He said workers in the transport sector were very vulnerable to the disease because they spent a lot of time away from home and embarked on long distance journeys, exposed to administrative delays at the border crossing and often lacked proper accommodation and security.
He also expressed worry that although trade union education on HIV and AIDS was high at the workplaces compliance was not impressive.
Mr Boatey called on stakeholders especially the youth to change their attitude towards sex.
In an interview with the Ghana News Agency at a two-day workshop to sensitise transport workers in Accra on HIV and AIDS, he said the disease had triple impact on the transport sector spanning the workers, their families and communities.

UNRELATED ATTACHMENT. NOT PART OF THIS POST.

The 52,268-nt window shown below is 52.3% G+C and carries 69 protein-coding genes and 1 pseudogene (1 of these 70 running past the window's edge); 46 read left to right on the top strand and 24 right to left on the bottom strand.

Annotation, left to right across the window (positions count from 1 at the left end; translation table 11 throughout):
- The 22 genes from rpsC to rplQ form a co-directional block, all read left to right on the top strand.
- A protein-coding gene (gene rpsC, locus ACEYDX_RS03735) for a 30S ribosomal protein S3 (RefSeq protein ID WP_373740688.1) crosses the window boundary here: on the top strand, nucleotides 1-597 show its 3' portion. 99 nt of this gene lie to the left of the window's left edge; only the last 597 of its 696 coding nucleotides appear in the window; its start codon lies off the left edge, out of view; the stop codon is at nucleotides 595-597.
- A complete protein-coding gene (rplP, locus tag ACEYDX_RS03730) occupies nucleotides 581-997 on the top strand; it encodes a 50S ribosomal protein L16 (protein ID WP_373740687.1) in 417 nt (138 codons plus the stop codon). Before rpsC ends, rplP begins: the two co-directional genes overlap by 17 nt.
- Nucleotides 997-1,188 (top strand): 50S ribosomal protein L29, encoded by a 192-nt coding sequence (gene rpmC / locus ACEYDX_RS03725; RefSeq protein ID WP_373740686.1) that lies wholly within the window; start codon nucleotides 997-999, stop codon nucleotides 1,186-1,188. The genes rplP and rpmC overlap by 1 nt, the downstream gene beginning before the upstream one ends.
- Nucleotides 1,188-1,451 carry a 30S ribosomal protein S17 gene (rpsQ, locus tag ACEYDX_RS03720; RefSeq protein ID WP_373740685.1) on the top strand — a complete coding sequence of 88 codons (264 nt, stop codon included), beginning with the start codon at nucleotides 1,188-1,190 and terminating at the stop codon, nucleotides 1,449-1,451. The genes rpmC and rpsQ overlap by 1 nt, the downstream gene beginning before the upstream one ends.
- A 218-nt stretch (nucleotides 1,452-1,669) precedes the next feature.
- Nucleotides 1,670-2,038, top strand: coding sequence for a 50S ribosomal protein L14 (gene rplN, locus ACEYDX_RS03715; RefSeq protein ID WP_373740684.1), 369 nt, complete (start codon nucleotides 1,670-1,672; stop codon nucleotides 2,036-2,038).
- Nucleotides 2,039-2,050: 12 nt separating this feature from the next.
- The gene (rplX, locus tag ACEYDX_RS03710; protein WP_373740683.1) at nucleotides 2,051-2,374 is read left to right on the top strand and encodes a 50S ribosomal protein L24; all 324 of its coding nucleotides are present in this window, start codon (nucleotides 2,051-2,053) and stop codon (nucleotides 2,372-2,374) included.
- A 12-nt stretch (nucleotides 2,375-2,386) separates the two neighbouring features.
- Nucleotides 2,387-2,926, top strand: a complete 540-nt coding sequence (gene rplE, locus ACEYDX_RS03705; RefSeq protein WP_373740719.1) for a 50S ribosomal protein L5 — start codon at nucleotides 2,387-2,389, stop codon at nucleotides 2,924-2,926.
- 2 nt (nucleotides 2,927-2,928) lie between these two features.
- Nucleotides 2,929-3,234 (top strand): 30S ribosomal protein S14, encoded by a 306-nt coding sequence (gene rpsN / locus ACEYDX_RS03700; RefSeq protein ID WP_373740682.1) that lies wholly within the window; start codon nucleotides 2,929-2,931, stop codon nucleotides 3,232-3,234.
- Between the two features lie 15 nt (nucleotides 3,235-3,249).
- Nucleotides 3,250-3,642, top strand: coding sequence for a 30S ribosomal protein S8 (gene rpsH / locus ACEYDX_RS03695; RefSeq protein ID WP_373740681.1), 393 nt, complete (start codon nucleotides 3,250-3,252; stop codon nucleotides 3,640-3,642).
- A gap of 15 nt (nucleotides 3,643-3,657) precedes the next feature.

Nana Boatey said the disease also threatened economic productivity.
He noted that prevalence was at present very high in Sub-Saharan Africa, which was the centre of the disease and it needed to be halted before the situation got worse.
He said it was crucial to empower members of organised labour to negotiate comprehensive HIV and AIDS clauses into their collective bargaining agreements, hence the need for the workshop.
“We believed that by strengthening the capacity of our members they will be committed to the successful implementation of HIV and AIDS programmes based on co-operation of management, employees and their representatives at their workplaces,” he said.